The Energy Information Administration (EIA) Weekly Petroleum Status Report indicated that commercial oil inventories decreased by a mere 400,000 barrels, but it was a decline nonetheless. Wall Street Journal analysts were calling for a 2.2 million-barrel drop while the American Petroleum Institute reported that inventories were 2.5 million barrels lower. Total crude stored now sits at 485 million barrels, 2% below the five-year average for this time of year. Refinery utilization fell 0.4% to 86.1% from 86.5% the week prior. Look for this week’s average utilization to be lower given that Colonial couldn’t take product for several days. Total motor gasoline inventories decreased by 400,000 barrels and are now at 1% below the five-year average – not the level needed ahead of the summer driving season. Distillates decreased by 1.7 million barrels and have fallen to 3% below the five-year average. Crude oil stocks at the key Cushing, Okla., hub dropped 421,000 barrels to 60% of capacity there. U.S. oil production increased by 100,000 barrels per day (bpd) to 11 million bpd. Additionally, there was a draw of about 1.4 million barrels from the Strategic Petroleum Reserve as the U.S. government continues to sell into this $60-plus market.
The International Energy Agency in Paris stated that the inventory glut that once existed has been reduced substantially, but concerns now exist over demand in India given the rising number of cases of coronavirus there.
The Dow, S&P, and NASDAQ are all higher at week’s end after substantial dips mid-week on the report of higher inflation in April. The U.S. dollar is lower today after gaining some strength earlier in the week on the report that the April Consumer Price Index – a measure of inflation – rose 4.2% vs. last year. Year-on-year inflation now stands at 3%. The Federal Reserve has been targeting 2% inflation but is taking no action at this time.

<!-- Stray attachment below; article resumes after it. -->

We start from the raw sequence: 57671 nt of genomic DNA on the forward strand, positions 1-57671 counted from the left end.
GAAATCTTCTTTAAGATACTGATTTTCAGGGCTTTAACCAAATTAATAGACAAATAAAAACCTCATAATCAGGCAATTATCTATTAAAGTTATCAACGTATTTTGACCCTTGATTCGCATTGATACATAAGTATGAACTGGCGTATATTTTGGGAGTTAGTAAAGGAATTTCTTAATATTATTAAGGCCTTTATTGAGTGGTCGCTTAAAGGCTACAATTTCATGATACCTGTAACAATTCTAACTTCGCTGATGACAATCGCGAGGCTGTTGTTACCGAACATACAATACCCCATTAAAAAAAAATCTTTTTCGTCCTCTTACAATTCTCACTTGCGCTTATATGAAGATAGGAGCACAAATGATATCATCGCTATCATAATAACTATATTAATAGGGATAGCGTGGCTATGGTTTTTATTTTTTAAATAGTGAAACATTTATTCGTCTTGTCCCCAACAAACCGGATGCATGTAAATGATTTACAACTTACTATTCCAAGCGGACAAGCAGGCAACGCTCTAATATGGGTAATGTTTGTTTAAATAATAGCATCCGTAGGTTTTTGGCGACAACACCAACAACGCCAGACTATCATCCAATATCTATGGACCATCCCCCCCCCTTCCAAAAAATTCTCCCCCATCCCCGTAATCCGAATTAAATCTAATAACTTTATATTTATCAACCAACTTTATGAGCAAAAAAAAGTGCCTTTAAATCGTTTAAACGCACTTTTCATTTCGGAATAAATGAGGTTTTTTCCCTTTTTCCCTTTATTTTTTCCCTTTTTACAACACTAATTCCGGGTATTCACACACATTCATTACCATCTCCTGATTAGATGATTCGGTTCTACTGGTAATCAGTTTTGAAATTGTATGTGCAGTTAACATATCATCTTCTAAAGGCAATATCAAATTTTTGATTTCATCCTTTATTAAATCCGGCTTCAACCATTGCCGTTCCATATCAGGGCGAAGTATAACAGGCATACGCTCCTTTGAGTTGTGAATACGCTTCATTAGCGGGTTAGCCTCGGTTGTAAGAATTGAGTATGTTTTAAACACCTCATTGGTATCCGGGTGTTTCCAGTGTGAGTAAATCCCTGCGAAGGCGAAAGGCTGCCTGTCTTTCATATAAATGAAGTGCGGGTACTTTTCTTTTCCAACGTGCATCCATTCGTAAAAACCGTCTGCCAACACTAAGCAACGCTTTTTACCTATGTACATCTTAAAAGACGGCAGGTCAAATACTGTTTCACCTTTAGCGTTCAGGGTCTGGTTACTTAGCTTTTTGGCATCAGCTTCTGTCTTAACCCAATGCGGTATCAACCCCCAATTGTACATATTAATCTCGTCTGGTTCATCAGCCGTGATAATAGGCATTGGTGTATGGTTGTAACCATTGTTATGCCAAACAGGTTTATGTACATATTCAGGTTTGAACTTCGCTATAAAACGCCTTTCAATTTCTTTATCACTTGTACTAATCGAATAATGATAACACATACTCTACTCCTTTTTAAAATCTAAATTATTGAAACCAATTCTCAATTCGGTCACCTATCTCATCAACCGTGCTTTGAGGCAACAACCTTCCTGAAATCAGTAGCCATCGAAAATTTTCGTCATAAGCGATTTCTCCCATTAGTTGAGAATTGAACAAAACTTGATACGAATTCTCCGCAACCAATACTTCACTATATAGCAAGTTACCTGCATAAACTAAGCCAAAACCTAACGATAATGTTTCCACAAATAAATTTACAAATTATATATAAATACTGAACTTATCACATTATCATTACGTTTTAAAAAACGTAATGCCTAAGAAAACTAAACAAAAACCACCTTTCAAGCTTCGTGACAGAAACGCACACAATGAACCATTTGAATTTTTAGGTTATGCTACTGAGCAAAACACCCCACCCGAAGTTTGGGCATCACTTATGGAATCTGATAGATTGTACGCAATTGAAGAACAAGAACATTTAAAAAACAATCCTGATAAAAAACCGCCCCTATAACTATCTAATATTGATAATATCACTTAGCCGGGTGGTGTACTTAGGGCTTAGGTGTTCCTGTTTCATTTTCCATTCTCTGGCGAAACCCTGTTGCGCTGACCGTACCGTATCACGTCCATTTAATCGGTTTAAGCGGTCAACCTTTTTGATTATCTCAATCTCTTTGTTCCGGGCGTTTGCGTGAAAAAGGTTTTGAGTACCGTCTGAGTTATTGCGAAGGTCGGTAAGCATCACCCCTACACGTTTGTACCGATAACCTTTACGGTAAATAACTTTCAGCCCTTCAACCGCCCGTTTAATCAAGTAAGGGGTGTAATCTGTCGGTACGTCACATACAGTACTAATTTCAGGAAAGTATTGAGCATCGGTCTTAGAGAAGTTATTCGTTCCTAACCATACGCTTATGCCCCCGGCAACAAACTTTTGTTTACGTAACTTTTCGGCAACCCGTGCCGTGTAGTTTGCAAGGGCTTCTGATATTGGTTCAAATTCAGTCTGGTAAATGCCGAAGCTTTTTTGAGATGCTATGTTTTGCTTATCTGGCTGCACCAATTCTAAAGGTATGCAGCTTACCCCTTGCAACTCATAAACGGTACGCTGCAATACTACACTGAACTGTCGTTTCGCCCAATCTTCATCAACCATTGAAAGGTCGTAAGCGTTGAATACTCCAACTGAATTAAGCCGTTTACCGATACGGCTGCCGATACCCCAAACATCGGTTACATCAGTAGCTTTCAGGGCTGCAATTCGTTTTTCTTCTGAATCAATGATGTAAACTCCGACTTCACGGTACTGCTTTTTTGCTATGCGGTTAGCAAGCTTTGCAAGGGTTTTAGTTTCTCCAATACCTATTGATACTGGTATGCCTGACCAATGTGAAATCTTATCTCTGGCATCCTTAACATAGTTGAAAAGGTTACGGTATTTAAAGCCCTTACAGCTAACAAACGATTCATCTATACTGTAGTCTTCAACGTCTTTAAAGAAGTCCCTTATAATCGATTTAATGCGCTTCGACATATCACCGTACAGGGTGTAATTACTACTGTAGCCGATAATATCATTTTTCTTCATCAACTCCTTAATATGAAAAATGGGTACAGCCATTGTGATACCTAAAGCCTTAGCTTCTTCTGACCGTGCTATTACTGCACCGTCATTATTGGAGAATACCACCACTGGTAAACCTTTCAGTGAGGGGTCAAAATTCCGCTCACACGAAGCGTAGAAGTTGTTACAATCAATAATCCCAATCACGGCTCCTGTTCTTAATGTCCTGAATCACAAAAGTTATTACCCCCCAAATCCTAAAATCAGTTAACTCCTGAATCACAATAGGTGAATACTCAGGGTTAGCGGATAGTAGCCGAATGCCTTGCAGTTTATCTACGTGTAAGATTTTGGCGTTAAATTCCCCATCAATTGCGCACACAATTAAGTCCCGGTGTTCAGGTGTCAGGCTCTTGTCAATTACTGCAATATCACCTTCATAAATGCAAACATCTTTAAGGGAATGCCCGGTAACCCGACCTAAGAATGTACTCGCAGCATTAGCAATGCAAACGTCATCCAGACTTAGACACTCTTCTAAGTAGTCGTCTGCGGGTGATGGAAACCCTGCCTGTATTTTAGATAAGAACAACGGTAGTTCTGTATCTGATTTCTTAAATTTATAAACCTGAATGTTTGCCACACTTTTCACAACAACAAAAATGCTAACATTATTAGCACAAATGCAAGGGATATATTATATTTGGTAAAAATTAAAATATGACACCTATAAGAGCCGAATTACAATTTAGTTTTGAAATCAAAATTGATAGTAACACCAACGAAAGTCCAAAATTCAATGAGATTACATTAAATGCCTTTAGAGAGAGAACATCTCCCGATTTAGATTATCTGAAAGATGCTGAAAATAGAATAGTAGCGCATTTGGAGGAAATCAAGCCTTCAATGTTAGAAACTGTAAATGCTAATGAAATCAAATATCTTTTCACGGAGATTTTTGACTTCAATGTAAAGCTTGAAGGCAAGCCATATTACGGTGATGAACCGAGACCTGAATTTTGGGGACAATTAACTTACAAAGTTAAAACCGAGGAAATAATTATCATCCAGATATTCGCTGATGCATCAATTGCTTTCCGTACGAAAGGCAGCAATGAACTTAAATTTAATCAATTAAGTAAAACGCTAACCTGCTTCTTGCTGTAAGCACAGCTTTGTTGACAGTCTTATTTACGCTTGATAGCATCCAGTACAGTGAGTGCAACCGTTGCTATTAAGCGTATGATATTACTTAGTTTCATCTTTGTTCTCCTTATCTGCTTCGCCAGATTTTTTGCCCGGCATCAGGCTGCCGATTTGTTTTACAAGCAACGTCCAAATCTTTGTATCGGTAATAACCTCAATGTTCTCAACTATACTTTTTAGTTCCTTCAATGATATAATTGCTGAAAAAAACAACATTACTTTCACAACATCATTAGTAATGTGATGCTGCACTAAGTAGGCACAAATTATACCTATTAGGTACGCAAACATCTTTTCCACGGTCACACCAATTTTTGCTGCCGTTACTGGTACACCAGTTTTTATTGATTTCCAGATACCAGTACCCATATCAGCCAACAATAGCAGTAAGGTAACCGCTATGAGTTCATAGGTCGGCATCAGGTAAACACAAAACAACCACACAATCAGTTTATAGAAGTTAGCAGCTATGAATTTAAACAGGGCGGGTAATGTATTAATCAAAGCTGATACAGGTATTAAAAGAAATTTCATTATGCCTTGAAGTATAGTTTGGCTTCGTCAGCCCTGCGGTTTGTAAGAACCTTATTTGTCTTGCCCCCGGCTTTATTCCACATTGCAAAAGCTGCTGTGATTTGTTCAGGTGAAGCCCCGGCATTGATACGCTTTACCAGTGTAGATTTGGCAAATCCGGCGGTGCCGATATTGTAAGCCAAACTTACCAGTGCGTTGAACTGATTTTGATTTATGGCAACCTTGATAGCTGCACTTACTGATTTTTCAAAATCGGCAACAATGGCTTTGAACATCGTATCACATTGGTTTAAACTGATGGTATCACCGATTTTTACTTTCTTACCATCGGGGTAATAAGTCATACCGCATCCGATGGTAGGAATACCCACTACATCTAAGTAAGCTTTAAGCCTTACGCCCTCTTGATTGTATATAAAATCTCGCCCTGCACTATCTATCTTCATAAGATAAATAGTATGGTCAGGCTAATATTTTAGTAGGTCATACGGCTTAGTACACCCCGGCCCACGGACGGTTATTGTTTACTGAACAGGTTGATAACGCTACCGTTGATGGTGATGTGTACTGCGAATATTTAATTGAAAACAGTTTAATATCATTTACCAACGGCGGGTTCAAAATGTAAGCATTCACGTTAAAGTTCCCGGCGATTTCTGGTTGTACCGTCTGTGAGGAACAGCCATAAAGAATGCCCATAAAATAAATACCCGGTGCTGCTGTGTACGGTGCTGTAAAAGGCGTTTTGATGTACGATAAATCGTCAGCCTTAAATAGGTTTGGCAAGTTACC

The EIA’s Weekly Natural Gas Storage Report showed an injection of 71 billion cubic feet (Bcf), with an “implied” flow of 75 Bcf due to the reclassification of some working gas in the South Central U.S. The latter number was closer to forecasts. Stored natural gas now stands at 2 trillion cubic feet – 16% lower than last year and 3.4% below the five-year average. Supplies of natural gas increased to 91.8 from 91.6 Bcf per day (Bcfd) the prior week. Total demand last week was 89.1 Bcfd, up from 84.8 Bcfd the prior week, with residential/commercial usage increasing on some latent spring cold weather. Exports to Mexico rose to 6.2 Bcfd while exports of LNG held at 11.2 Bcfd. Summer prices for natural gas remain strong at or near $3 as storage refills will be strong. Any prolonged heat could spike these even higher.
Rigzone: What were some market surprises?
Mark Le Dain, vice president of strategy with the oil and gas data firm Validere: The anticipated gasoline shortage appeared to lead to increased gasoline demand this week. We’ve seen this play out time and again in supply chains this past year where the idea of a shortage drives purchases and hoarding. A good example was that even areas that weren’t directly impacted by the outage started running low.
Donnel: It was surprising to see reports at the end of the week that Colonial Pipeline paid a $5 million ransom to the hackers responsible for the cyberattacks that rendered the pipeline inoperable. While the cost/benefit calculus may make this a reasonable decision for the company and the hacker group suggested it will “avoid social consequences in the future,” this news could embolden similar attacks in the future. Clearly, cybersecurity precautions will be taking on increasing importance across the energy and infrastructure sectors.
Krishnan: The latest weekly dataset on U.S. oil supply-demand from the EIA wasn’t one that pleased oil bulls.
Crude inventories actually declined by just 426,000 barrels versus forecasts for a 2.1 million draw. In the previous week, the draw was 8 million barrels. Gasoline inventories also rose by 378,000 barrels last week, compared with expectations for a draw of 600,000 barrels.
But the actual shocker was the complete cratering of U.S. crude exports, to 1.8 million barrels per day last week from a record 4.1 million bpd in the previous week. That’s a drop of more than 50%. Crude oil imports, meanwhile, averaged 5.5 million bpd, up by 37,000 from the previous week, adding to the broader supply.
More disturbing for oil bulls was production, which was up for the first time in eight weeks, to 11 million bpd, though the week-on-week increase itself was just about 100,000 bpd from a previous 10.9 million.
On the bright side, diesel-dominated distillates remain an outperformer, signaling a steady pick up in trucking and other transportation demand.
Lastly, I wasn’t surprised to see oil prices tumbling on Thursday as the Colonial Pipeline reopened. It was only right that they did, given the price hikes in recent days on hype over the gasoline squeeze in the U.S. East Coast.